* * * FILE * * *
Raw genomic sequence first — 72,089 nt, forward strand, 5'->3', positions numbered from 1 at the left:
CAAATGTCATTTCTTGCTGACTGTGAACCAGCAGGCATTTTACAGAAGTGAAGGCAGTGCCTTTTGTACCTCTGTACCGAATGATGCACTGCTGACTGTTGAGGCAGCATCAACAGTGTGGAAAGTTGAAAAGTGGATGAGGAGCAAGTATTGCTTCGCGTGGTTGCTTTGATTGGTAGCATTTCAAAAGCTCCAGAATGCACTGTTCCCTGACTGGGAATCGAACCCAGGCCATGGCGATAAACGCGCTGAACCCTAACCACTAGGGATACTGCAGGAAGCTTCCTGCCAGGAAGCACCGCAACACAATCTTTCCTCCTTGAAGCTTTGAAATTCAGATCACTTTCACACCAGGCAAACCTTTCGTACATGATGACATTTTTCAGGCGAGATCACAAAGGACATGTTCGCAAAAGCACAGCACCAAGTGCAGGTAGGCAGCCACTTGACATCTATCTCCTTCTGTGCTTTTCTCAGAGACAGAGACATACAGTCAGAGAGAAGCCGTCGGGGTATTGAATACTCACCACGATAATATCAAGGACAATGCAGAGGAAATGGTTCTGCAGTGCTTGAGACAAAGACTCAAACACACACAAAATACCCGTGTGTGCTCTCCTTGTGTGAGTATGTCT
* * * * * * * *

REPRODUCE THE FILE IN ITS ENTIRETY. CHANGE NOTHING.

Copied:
Raw genomic sequence first — 72,089 nt, forward strand, 5'->3', positions numbered from 1 at the left:
CAAATGTCATTTCTTGCTGACTGTGAACCAGCAGGCATTTTACAGAAGTGAAGGCAGTGCCTTTTGTACCTCTGTACCGAATGATGCACTGCTGACTGTTGAGGCAGCATCAACAGTGTGGAAAGTTGAAAAGTGGATGAGGAGCAAGTATTGCTTCGCGTGGTTGCTTTGATTGGTAGCATTTCAAAAGCTCCAGAATGCACTGTTCCCTGACTGGGAATCGAACCCAGGCCATGGCGATAAACGCGCTGAACCCTAACCACTAGGGATACTGCAGGAAGCTTCCTGCCAGGAAGCACCGCAACACAATCTTTCCTCCTTGAAGCTTTGAAATTCAGATCACTTTCACACCAGGCAAACCTTTCGTACATGATGACATTTTTCAGGCGAGATCACAAAGGACATGTTCGCAAAAGCACAGCACCAAGTGCAGGTAGGCAGCCACTTGACATCTATCTCCTTCTGTGCTTTTCTCAGAGACAGAGACATACAGTCAGAGAGAAGCCGTCGGGGTATTGAATACTCACCACGATAATATCAAGGACAATGCAGAGGAAATGGTTCTGCAGTGCTTGAGACAAAGACTCAAACACACACAAAATACCCGTGTGTGCTCTCCTTGTGTGAGTATGTCT